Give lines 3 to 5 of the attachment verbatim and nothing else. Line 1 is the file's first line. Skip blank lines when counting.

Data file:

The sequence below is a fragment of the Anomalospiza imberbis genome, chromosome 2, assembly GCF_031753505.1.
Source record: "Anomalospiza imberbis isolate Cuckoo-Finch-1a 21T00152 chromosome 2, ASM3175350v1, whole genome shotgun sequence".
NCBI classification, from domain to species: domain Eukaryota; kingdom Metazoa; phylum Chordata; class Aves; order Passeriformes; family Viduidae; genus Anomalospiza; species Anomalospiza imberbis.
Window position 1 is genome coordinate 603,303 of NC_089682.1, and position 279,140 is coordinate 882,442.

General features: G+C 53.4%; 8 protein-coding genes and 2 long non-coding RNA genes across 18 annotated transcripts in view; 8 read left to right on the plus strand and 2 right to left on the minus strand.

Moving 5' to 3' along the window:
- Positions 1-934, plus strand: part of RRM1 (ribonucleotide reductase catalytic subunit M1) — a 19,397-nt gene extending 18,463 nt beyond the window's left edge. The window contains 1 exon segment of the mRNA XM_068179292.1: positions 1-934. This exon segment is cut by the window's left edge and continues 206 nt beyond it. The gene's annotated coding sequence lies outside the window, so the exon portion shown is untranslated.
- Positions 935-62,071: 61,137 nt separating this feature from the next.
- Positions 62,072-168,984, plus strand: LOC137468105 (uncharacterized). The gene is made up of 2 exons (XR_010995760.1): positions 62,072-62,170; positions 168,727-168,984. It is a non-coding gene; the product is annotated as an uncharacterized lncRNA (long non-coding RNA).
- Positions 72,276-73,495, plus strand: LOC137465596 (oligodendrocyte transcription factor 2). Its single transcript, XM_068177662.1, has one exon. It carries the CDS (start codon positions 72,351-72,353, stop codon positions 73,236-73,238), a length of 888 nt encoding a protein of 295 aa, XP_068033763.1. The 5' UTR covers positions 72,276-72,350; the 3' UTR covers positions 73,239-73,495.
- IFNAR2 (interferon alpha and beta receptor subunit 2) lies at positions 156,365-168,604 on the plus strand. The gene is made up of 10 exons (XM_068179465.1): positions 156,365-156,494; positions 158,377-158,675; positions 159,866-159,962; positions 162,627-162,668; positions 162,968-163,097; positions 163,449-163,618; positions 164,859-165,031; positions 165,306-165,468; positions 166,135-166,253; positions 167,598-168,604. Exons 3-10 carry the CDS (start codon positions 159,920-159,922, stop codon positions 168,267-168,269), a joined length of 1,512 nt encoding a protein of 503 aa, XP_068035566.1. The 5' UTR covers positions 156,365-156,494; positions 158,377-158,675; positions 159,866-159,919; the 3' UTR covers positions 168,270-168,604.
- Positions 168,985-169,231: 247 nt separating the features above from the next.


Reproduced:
NCBI classification, from domain to species: domain Eukaryota; kingdom Metazoa; phylum Chordata; class Aves; order Passeriformes; family Viduidae; genus Anomalospiza; species Anomalospiza imberbis.
Window position 1 is genome coordinate 603,303 of NC_089682.1, and position 279,140 is coordinate 882,442.

General features: G+C 53.4%; 8 protein-coding genes and 2 long non-coding RNA genes across 18 annotated transcripts in view; 8 read left to right on the plus strand and 2 right to left on the minus strand.